Next are the facts about address and hours of operation, complete with a link to “Website.” I thought we were already there?
Mobile website has basic information.

Design for the Bottom Bounce

Finally, we hit bottom. Smartphone users have busy thumbs that generate lots of scrolling. Scroll tracking shows that many mobile visitors will “hit bottom.” This part of the page can be as critical as the first screen.
Put calls to action at the bottom of your mobile website.
Choose wisely what you put at the bottom. I wouldn’t recommend sending bouncers off to social media. In fact, I would repeat the click-to-call phone number, place a clickable address, and maybe a way to take action here. A “Place an Takeout Order” button or “Email this to Friends” button would be good considerations.
I would also consider placing ratings and reviews here if possible.
All in all, this mobile site eventually delivers answers to most of the mobile user’s questions. The effectiveness is hampered by the responsive design that

        

  • Inserts unnecessary elements.
  •     

  • Slows the load time significantly.
  •     

  • Mutilates some images.

In this case, a responsive design is probably not the right choice from a purely functional standpoint. However, it is easy to maintain, and restaurants don’t usually have the staff to manage multiple sites.

You don’t have to run a restaurant

The questions are the same, even if you don’t run a restaurant. However, there are differences for sites that have “considered” purchases, such as high-ticket products or business services.
What can you teach the mobile designer right now, where they are? Are they in a meeting being asked about solutions like the ones you provide?
We think that cross-device calls to action can be a big help. Consider the DesktopThis button. It lets mobile visitors come back to your site when they are at their desktop.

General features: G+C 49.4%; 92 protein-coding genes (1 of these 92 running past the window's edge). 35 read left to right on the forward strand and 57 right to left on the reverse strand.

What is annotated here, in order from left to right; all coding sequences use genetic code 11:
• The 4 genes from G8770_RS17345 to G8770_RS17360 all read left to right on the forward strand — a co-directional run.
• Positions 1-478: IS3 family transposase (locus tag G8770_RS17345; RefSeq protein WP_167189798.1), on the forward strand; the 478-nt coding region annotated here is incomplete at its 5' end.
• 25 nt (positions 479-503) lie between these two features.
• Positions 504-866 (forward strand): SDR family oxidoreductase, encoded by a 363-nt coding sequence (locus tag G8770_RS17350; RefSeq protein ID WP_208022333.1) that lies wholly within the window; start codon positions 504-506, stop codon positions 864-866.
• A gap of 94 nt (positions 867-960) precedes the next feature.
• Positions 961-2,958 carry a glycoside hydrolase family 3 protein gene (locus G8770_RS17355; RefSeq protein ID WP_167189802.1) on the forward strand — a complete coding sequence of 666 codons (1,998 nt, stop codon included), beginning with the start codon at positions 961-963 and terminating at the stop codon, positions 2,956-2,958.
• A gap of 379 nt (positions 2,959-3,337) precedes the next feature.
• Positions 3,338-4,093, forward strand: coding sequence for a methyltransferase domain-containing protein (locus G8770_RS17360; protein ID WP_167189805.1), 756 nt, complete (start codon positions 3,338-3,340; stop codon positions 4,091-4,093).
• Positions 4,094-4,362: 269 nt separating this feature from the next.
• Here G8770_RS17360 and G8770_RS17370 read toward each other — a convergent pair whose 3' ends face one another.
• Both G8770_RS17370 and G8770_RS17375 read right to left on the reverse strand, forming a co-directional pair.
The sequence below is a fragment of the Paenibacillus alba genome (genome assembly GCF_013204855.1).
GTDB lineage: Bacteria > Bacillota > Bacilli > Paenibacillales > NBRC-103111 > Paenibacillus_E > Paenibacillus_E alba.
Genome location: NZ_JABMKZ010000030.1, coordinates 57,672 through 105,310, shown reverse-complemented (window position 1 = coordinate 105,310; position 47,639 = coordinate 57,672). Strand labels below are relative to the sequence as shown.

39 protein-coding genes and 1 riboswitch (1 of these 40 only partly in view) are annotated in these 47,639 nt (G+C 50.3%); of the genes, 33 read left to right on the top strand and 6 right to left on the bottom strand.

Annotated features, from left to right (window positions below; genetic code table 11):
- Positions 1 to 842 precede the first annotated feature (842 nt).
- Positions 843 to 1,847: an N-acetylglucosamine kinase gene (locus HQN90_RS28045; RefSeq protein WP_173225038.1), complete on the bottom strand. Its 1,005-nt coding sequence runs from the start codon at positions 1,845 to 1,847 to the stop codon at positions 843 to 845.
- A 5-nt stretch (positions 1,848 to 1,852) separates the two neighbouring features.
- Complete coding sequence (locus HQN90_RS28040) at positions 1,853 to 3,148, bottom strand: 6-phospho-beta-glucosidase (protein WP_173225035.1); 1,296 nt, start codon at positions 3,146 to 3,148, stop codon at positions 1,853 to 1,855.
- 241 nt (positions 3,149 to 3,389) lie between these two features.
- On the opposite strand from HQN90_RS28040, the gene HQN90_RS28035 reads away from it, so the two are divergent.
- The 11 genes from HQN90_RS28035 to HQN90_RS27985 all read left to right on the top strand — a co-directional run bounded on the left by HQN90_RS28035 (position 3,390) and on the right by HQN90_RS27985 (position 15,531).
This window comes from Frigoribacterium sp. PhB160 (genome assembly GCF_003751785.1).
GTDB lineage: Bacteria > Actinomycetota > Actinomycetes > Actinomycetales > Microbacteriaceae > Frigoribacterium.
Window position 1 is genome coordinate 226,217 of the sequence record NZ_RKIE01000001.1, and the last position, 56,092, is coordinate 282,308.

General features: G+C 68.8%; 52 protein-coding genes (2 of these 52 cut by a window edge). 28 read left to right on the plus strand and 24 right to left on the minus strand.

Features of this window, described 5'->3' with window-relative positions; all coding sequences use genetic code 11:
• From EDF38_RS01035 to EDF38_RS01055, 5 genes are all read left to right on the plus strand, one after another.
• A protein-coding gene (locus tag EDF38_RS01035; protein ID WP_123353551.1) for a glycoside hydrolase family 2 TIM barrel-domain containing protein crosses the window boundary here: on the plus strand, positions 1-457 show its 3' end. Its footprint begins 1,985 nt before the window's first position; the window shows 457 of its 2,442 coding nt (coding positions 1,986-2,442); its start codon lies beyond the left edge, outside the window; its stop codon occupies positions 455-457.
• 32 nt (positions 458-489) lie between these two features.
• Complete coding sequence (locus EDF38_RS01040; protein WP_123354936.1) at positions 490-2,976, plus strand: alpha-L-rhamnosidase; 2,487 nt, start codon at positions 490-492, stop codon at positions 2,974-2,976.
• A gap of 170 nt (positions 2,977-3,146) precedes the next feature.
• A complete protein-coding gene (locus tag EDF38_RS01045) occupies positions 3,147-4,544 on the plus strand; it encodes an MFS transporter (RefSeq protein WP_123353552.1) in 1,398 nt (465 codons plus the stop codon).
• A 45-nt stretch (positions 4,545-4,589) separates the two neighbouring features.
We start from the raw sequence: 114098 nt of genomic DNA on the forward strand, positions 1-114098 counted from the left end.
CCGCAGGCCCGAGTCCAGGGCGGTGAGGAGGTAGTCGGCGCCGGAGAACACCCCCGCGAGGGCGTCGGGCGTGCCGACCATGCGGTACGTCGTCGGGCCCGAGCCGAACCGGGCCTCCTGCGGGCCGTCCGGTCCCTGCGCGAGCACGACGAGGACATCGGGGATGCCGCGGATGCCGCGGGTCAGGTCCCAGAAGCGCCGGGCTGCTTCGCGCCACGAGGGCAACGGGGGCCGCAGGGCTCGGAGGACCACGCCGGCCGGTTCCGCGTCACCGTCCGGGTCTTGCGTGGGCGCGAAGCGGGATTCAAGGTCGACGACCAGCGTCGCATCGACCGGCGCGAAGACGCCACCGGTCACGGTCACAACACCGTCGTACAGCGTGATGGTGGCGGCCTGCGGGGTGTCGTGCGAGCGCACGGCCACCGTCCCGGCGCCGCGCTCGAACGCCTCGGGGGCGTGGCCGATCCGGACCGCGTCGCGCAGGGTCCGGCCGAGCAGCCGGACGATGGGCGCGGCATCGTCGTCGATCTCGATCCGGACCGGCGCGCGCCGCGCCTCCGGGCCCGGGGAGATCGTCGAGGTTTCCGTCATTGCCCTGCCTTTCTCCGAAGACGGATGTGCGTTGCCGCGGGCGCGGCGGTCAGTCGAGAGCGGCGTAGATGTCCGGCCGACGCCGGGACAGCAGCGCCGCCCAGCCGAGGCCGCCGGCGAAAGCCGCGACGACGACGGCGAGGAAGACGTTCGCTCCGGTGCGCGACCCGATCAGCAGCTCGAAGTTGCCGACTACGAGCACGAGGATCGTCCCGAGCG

DesktopThis button 160x42
Send this to your desktop for when you’re at your computer.

This is a guest post by Jason Wells of Convirza (formerly LogMyCalls), who has some interesting data on the power of phone calls – and good reasons to measure your web-influenced call traffic.
One of the byproducts of the mobile marketing explosion is an increase in the number of phone calls businesses receive. BIA/Kelsey, in a report released in mid-June, says that the number of phone calls most businesses receive will double by the end of 2013. You read that correctly. Most businesses will receive twice as many phone calls in 18 months.
It sounds staggering, but it makes sense.
Google says that 61% of mobile searches result in a phone call. xAd says that 52% of all mobile ads result in a phone call. Add those numbers to burgeoning smartphone penetration and it all equals more phone calls.
What Does this Mean For Conversions?
I can hear you, expert online marketer, panicking a bit here. Won’t this mess up your conversion rates for landing pages? Won’t it make things ‘messier’ to track if people start calling you more? Maybe. But it will also make your conversion rates go up.
Convirza tracks conversions resulting from phone calls, and here’s what our research shows us.
Inbound phone calls are 10-15 times more likely to convert than inbound web leads. In other words, someone that downloads a White Paper or attends a webinar is significantly less likely to receive a Demo of your product or buy from you than someone that calls your business.
Not surprisingly, the same BIA/Kelsey report notes that 61% of businesses rate their inbound phone calls as ‘excellent leads.’ Only 52% rate web leads as ‘excellent leads.’
Recently we ran 3 different email campaigns with 3 different advertisers. Each campaign advertised the same White Paper. Because we’re obsessed with marketing analytics, we tracked these campaigns fastidiously. We tracked how many people downloaded the White Paper and we tracked how many phone calls each landing page produced.
Here’s what we learned.

LogMyCalls Landing Page